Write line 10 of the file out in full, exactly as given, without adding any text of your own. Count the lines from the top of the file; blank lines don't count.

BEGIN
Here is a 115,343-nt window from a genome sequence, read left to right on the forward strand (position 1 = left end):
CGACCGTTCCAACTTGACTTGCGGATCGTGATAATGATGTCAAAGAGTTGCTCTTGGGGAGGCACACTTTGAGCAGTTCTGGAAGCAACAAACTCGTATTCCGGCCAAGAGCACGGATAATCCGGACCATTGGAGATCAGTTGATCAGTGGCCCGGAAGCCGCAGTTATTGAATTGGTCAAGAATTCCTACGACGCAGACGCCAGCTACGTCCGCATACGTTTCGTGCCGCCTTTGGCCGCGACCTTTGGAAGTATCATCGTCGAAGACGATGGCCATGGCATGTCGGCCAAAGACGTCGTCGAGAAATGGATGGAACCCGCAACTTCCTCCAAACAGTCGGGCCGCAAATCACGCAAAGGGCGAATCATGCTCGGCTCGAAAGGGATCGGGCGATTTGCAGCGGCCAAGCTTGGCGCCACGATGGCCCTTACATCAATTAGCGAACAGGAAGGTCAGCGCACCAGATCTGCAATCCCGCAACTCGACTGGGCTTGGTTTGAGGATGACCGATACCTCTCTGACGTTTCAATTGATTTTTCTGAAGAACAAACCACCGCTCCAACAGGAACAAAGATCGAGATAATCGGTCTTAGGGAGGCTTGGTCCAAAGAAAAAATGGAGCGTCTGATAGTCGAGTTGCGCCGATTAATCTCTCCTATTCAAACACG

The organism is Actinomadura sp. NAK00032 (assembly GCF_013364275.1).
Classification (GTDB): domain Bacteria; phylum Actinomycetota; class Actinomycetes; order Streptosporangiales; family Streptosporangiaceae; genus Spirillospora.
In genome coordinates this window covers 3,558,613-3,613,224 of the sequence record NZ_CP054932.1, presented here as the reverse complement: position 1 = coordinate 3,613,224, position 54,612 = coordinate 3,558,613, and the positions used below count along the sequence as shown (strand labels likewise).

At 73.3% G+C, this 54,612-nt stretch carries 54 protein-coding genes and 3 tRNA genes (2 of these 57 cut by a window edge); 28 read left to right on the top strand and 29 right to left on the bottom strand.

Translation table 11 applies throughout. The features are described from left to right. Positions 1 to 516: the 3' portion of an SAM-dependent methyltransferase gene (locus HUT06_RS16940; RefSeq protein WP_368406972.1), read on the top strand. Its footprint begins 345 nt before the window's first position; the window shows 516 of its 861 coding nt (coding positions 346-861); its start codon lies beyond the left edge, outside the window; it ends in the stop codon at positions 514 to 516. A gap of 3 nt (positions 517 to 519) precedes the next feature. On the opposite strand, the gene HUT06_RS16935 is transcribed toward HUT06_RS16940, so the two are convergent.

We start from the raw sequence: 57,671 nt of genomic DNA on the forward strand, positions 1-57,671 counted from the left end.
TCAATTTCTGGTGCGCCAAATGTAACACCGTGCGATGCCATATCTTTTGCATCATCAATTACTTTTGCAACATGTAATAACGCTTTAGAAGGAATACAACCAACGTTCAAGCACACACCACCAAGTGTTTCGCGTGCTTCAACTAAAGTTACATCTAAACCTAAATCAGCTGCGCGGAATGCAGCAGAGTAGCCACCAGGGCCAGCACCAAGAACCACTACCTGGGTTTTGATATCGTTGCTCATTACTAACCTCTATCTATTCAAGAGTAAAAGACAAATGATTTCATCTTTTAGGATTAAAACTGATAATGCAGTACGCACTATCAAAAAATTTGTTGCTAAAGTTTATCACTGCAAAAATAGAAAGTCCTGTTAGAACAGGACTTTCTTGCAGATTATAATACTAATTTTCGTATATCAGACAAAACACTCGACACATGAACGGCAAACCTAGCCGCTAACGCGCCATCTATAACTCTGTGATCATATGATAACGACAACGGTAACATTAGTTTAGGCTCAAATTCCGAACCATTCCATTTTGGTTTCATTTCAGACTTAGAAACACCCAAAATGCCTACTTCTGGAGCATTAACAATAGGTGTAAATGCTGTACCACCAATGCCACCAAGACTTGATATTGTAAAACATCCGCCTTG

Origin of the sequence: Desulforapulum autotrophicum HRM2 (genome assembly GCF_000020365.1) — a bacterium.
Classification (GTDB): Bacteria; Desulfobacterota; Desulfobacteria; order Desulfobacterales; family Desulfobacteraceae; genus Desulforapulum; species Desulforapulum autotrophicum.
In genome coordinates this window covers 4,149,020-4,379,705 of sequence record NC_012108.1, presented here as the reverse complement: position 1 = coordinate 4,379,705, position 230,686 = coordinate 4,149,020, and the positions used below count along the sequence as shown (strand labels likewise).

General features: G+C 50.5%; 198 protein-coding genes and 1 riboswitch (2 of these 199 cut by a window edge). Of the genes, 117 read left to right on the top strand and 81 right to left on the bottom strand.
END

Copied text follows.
Origin of the sequence: Desulforapulum autotrophicum HRM2 (genome assembly GCF_000020365.1) — a bacterium.